What are ZBD LCDs?
Adding bistability (image memory) to a display has remained an attractive feature for several reasons. In the 80s and 90s, it was seen as a way to allow displays with a large line count to be realized without the need for an active matrix backplane. More recently, bistability is used in many applications where images are updated infrequently and battery life is important.
Many diverse approaches have been investigated to achieve such operation including, bistable LC (nematic, Cholesteric, Smectic A and ferroelectric), electrophoretic, electrowetting, electrochromic and phase change displays. Only a few examples of these have ever “crossed the chasm” and successfully made it into mass production. One example is the ZBD LCD technology – invented in the 1990s and widely deployed in electronic shelf labels.
The ZBD LCD technology uses standard nematic liquid crystal materials within a passive matrix display. However, one surface is no longer a rubbed polyimide layer but instead is a microscopic diffraction grating. This interacts mechanically with the long-range order in the LC material and allows two different optical states to be obtained without any holding voltage.
The grating surface is treated in such a way as to force the liquid crystal to lie perpendicular to the local surface direction (homeotropic alignment). This creates a bend and splay distortion in the LC layers within, and close to, the grooves. For an optimum ratio of grating amplitude to grating pitch, there are two very different configurations of the nematic LC near the surface which have the same distortion energy. Crucially, these two configurations impart two very different pre-tilts in the nematic LC above the grating.
In summary, a microscopic surface grating of optimum dimensions and chemistry provides two stable pretilt angles (typically 90° and 5°) to a neighboring nematic LC. Of course, this is not enough to create a bistable display since we still need a method to switch between the two states. Once again the grating-induced distortion of the nematic provides the answer.
Flexoelectricity is a little-used property of nematic LC materials that arises from the microscopic shape of the LC molecules themselves and leads to a macroscopic polarization within the LC whenever the molecules are subjected to a bend or splay deformation.
The net polarization is directed towards the grating surface for the high tilt state and away from the surface for the low tilt state. Therefore it is possible to select between the states by selecting the polarity of the applied electrical pulse (in a similar manner to the latching of ferroelectric liquid crystals).
Since there is a distinct energy barrier between the two grating states, there is a well-defined voltage threshold (for any given pulse length) above which a switch will occur between the states and below which the system will simply return to its starting condition. Both bistability and a threshold are required in order to allow passive matrix addressing. This is in contrast to electrophoretics for example where a well-defined threshold is lacking and so an electrical threshold element (TFT backplane) is required instead.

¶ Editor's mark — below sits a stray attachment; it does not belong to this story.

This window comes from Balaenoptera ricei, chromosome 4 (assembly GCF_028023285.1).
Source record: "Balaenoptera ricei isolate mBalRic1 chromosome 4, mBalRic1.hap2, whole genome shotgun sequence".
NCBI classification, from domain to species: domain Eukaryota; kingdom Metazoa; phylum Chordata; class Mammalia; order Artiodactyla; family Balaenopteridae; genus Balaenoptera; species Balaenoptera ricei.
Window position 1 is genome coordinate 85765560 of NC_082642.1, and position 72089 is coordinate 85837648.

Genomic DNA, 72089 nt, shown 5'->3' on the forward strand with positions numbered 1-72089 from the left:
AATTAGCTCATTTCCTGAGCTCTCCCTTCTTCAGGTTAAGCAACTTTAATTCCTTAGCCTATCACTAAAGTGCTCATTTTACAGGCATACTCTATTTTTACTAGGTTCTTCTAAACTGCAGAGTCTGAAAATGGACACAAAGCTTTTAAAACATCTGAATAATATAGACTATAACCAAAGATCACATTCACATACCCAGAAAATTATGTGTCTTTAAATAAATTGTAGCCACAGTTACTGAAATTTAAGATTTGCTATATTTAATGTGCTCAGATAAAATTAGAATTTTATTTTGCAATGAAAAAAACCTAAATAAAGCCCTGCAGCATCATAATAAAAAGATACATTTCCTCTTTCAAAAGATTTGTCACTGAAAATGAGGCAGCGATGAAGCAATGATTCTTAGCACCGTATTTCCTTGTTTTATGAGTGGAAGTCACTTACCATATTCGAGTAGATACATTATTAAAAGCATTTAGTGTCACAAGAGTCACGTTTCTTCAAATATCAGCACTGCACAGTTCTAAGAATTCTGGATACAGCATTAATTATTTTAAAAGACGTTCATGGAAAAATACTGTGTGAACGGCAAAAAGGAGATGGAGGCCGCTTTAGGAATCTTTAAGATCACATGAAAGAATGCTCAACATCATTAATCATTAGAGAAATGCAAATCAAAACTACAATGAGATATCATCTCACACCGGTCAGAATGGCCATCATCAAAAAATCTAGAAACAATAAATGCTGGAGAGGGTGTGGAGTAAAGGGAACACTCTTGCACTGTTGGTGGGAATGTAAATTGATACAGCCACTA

While standard passive matrix STN displays struggle to address more than 256 lines, the threshold behavior in the ZBD LCD allows addressing of many thousands of lines. Indeed, the practical upper limit of display complexity is constrained by electrode resistivity and driver cost rather than the display technology itself.
The biggest challenge in manufacturing the ZBD LCD has been the realization of a cost-effective method of patterning the high-resolution diffraction grating onto the LCD mother-glass. Direct photolithographic methods proved too slow and too expensive. Therefore a replication process was established in which a high-cost photoresist master grating is copied into nickel (similar to CD/DVD nickel stamper tooling) then the nickel pattern is copied into film (similar to hologram fabrication) which is then cheap enough to be used as a consumable surface for the final UV cured replication step onto the LCD glass surface. The replication process speed matches other processes on an STN production line.
Following the grating replication step, this mother-glass is assembled opposite a standard rubbed polymer surface. This step and all downstream processes use equipment and materials that are common with STN. In the most common ZBD LCD configuration, the grating is placed opposite a rubbed polymer surface such that the low tilt grating state induces a 90° TN arrangement while the high tilt state leads to a HAN (hybrid aligned nematic) arrangement. Usually, front and rear polarizers are arranged so that the TN state is white and the HAN state is black. Unlike a continuously addressed TN display, the bistable TN state in the ZBD LCD has a very low tilt angle throughout the cell and so has much wider optical viewing properties.
Reflective LCDs have traditionally suffered from a ‘metallic-like’ reflection which means that they only show high reflectivity when the display is oriented close to the specular condition with respect to the user and the light source. In recent years, novel light shaping diffusers have become available which have been used in conjunction with the ZBD LCD configuration to deliver a truly paperlike reflectivity similar to electrophoretic displays.
Recent advances in the ZBD LCD technology have also increased the operating temperature range which now extends from -10°C to +90°C. A stored image remains on the display from -40°C to +110°C. Furthermore, these displays can be tested to automotive specifications (e.g. 500 hours at 85°C). These properties together allow a wide variety of portable, outdoor and rugged applications that cannot be served by other technologies.
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